Can the oil industry really curb its carbon output fast enough to impact climate targets?
Now seems to be the season for fossil fuel companies to announce grand plans to reduce their greenhouse gas emissions. On 12 February, BP’s new chief executive, Bernard Looney, outlined the company’s ambition to become a ‘net zero’ company by 2050. Meanwhile Ivan Glasenberg of Glencore (the world’s biggest exporter of thermal coal) predicted his company would reduce its absolute emissions (including those produced by its customers) by 30% by 2035.
Such pledges are welcome steps in the effort to mitigate the potentially catastrophic impacts of anthropogenic greenhouse gas emissions. However, they need to be backed up by real, and visible, action.
Unfortunately, just like the hulking tankers that carry the industry’s outputs across our oceans, oil giants do not have a reputation for changing course very quickly. 2050 may feel a long way away, but achieving a transformation on this scale will require immediate and sustained efforts during that whole 30 year period. That includes developing and employing technological solutions, but also fundamentally changing the industry’s approach to political lobbying
The impact of such a long-term transformation is also highly dependent on the path taken to get there. There is a huge difference between a plan that implements aggressive net emissions reduction over the next decade, then approaches net zero at a relatively shallow trajectory, and one that back-loads the majority of improvements to the latter part of that timespan, based on expectations of as-yet unknown technological advances .
BP has promised to fill in some of the details of how it plans to reach its net zero target in September. There are some hints in what it has already said, and we can get some insight into likely strategies by looking to Royal Dutch Shell. In 2017, Shell laid out its plan to reduce its net carbon footprint by around 50% by 2050, aligned to the goals of the 2015 Paris Agreement of the United Nations Framework Convention on Climate Change. It has well-defined short and long-term targets, and has partially linked executives’ pay to achieving them.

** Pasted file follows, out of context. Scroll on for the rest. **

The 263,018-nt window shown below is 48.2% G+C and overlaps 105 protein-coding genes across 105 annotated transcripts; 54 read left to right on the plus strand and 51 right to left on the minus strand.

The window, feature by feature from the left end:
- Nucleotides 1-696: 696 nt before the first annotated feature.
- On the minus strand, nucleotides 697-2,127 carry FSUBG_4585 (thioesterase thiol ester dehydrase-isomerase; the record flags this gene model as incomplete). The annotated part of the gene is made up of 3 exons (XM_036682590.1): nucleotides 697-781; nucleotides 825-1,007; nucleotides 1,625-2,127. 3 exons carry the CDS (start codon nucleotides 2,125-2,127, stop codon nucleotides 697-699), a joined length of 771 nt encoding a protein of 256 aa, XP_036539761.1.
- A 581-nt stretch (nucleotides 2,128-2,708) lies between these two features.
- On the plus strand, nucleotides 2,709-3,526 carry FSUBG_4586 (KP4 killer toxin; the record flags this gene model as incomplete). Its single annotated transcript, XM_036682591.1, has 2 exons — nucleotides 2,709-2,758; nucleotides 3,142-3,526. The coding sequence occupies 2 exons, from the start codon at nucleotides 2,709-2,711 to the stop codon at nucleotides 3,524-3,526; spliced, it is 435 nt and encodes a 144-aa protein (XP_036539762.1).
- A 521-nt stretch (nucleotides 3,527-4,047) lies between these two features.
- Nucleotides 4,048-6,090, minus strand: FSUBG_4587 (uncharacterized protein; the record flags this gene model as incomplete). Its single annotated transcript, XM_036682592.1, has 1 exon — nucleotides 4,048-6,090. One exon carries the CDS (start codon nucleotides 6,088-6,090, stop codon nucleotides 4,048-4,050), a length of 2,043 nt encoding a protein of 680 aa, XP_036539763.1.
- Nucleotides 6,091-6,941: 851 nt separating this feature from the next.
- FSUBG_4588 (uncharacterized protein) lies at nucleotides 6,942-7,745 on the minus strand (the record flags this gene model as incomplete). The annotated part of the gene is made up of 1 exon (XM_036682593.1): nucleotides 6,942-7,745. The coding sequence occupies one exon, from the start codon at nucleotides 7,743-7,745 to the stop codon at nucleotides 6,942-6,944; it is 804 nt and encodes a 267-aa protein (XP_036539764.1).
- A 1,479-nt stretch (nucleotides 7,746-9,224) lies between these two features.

Available strategies can be split broadly into three categories: avoiding unnecessary emissions, such as leaking methane from exploration and production or gases that would previously have been wasted by flaring; switching to less carbon-intensive alternatives, be that biofuels and natural gas replacing coal, or investing in renewables and hydrogen power; and finally capturing emissions to direct CO2 into more permanent carbon sinks (both natural and artificial).
These strategies are based on predictions of increasing global energy demand, with much of that increase being met using renewables, but including some increase in demand for fossil-based energy in the near term. Governments and consumers have a role to play in driving demand for lower carbon energy, and challenging companies to change as fast as they can, but the companies themselves also have a responsibility to push beyond demand and deliver on their promises.
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